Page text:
The cut up can of kerosene
that lay prostrate before him.

A bhakri arrived, unbidden,
with an onion for a companion.
I ate it up.
I picked up the haversack I was sitting on.
I thought about it for a mile or two.
But I knew already

that it was time to turn around.

Temperature Normal; Pulse, Respiration Satisfactory

i lean back in the armchair
and bombay sinks

the level of the balcony parapet rises
and the city is submerged

the terraces the chimneys the watertanks the
antennas
everything

the whole city
gone under

i look at what remains
my eyes take up the slack of the twilit sky

i count a crow and three sparrows
each flying according to its light

i stretch my legs
i put my feet up on the parapet

i hear a cheeping sound
i see a sparrow

is there a connection
i am afraid i do not know

this cross i make of my own two feet
floats on the fast horizon

Malkhamb*

Come climb on me.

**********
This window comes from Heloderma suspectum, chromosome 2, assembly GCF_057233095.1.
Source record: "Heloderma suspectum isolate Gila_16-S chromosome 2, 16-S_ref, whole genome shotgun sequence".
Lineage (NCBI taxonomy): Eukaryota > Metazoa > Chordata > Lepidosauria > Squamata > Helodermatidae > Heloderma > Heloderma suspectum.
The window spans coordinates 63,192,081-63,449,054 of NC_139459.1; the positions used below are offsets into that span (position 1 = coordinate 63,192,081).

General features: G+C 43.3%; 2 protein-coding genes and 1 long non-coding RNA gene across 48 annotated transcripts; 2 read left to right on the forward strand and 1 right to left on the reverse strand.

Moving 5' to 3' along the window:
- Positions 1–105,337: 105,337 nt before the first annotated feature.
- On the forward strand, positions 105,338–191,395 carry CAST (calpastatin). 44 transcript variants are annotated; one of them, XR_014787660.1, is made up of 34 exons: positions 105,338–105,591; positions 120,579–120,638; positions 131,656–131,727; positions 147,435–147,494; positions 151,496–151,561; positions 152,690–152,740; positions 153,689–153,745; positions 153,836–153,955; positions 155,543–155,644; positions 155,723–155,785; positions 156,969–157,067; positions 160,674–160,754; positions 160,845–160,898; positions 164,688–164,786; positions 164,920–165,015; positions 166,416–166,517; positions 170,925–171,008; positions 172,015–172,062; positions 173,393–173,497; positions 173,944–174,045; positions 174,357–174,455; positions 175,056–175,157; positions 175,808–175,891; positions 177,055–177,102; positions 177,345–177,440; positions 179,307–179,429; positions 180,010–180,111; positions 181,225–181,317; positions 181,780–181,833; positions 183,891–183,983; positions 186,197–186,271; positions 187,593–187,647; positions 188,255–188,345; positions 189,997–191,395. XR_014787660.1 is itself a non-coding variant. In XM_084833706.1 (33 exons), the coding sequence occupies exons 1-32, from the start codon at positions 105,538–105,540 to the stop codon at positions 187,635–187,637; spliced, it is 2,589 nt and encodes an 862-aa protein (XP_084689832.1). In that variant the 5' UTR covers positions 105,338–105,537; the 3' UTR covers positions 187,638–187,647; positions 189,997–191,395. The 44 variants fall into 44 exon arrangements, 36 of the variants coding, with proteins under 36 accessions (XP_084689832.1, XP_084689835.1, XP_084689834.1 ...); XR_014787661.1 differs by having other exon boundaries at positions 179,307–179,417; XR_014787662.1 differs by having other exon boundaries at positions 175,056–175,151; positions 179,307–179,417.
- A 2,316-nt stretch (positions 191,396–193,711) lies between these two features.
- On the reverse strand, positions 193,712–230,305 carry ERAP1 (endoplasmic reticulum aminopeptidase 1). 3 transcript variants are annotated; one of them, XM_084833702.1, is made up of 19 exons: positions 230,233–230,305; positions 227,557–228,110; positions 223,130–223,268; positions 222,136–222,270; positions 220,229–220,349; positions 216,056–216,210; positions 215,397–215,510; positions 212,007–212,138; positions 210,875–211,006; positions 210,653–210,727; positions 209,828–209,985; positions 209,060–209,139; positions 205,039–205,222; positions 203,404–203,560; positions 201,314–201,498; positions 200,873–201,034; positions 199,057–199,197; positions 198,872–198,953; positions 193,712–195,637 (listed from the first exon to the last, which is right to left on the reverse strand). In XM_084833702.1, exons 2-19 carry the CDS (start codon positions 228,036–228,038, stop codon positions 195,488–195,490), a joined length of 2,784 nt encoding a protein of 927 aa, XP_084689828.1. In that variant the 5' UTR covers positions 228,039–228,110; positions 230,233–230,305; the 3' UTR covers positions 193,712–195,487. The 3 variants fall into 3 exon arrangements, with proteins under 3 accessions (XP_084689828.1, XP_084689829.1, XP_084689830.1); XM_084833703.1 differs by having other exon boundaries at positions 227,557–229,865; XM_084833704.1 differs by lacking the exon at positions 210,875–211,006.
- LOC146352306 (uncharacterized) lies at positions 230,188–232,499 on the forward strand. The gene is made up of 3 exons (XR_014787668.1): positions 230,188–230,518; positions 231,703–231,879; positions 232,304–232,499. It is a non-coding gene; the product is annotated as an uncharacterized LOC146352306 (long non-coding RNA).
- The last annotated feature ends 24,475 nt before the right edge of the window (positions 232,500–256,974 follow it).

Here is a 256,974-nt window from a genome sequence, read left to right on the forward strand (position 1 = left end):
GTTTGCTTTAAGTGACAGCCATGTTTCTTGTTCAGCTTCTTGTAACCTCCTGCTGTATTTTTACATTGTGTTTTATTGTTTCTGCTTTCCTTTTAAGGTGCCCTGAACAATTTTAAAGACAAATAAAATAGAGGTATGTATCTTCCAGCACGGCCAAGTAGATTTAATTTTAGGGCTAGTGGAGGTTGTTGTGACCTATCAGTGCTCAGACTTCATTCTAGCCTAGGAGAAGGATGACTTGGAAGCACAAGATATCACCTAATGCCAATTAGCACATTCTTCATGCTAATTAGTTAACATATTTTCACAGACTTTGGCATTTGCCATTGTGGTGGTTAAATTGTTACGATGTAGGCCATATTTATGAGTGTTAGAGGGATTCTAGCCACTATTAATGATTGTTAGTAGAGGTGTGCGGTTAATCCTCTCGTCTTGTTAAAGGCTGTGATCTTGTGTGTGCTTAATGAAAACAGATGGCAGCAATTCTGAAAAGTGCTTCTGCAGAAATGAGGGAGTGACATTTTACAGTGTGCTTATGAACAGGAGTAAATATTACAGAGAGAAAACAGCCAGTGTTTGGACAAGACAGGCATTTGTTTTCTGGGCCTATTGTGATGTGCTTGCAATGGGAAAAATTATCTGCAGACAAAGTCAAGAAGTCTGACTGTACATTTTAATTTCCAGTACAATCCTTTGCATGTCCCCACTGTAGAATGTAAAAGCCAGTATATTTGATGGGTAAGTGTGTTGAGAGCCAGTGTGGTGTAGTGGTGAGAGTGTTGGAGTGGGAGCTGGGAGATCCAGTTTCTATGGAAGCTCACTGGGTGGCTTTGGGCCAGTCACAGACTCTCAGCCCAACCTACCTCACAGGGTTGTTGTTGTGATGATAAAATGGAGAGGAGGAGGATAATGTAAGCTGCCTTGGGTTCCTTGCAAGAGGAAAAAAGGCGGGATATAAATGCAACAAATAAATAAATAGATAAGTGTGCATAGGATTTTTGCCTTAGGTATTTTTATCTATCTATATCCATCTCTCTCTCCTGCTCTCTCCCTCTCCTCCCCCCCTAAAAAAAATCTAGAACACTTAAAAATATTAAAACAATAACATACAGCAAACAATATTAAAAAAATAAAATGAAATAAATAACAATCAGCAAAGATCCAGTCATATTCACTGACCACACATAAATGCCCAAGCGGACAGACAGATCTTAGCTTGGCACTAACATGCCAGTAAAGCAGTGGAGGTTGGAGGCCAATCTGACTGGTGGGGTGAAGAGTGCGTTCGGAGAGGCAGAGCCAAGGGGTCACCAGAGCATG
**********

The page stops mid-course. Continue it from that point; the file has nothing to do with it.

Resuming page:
Go right up,
all the way to the top.

Wrap yourself around me.
Crawl up and down
and all over me.

Want to trip me up?
Come on,
give it a try.

Put your arms around my neck,
Or strangle me
with your legs.

Come on, do your worst.
A thunderstorm?
Oh, I just love it!

Let’s have some more of that thunder
and lightening.
I want to hear it one more time.
And a little louder please, if you don’t mind.

Send your thunderbolts
down
on my bald soul.

That felt good, you know.
A wig of lightening! For me?
What fun.

Have you done your worst?
And yet
here I stand,

the same as ever I was
unshaken
and firmly rooted to the ground

like an exercise pole in an Indian gym.
But an exercise pole
made of steel, shall we say?

Because I’m a good lightening conductor,
you see.
And if nothing else,
at least I hope you had a good workout.

Old Newspapers

Beware of the old newspapers
stacked
on that little three legged stool over there.

Don’t disturb them.
I know it for a fact
that snakes have spawned in between these
sheets.

Don’t even look in that direction.
It’s not because of breeze
that their corners are fluttering.

It’s alive, that nest of newspapers.
New born snakes, coiling and uncoiling,
are turning their heads to look at you.

That white corner has spread its hood.
A forked tongue
shoots out of its mouth.

Keep your eyes closed.
Get rid of the whole goddamn pile if you
want to